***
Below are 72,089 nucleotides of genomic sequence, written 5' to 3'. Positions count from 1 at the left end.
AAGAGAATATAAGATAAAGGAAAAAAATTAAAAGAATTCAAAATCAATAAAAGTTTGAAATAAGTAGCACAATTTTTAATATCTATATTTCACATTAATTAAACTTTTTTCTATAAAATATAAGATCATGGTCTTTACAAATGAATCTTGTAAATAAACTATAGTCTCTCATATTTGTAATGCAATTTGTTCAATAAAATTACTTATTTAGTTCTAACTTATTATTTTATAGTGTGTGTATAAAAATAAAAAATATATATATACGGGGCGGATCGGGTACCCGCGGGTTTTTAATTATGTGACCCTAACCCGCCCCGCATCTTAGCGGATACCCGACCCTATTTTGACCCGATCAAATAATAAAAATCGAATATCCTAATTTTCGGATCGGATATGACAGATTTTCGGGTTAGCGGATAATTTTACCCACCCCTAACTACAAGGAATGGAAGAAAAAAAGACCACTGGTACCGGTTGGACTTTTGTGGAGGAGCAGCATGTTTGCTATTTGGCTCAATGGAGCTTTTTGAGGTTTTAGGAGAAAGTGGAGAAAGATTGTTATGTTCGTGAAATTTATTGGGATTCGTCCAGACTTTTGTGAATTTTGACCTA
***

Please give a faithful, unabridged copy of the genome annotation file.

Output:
Below are 72,089 nucleotides of genomic sequence, written 5' to 3'. Positions count from 1 at the left end.
AAGAGAATATAAGATAAAGGAAAAAAATTAAAAGAATTCAAAATCAATAAAAGTTTGAAATAAGTAGCACAATTTTTAATATCTATATTTCACATTAATTAAACTTTTTTCTATAAAATATAAGATCATGGTCTTTACAAATGAATCTTGTAAATAAACTATAGTCTCTCATATTTGTAATGCAATTTGTTCAATAAAATTACTTATTTAGTTCTAACTTATTATTTTATAGTGTGTGTATAAAAATAAAAAATATATATATACGGGGCGGATCGGGTACCCGCGGGTTTTTAATTATGTGACCCTAACCCGCCCCGCATCTTAGCGGATACCCGACCCTATTTTGACCCGATCAAATAATAAAAATCGAATATCCTAATTTTCGGATCGGATATGACAGATTTTCGGGTTAGCGGATAATTTTACCCACCCCTAACTACAAGGAATGGAAGAAAAAAAGACCACTGGTACCGGTTGGACTTTTGTGGAGGAGCAGCATGTTTGCTATTTGGCTCAATGGAGCTTTTTGAGGTTTTAGGAGAAAGTGGAGAAAGATTGTTATGTTCGTGAAATTTATTGGGATTCGTCCAGACTTTTGTGAATTTTGACCTA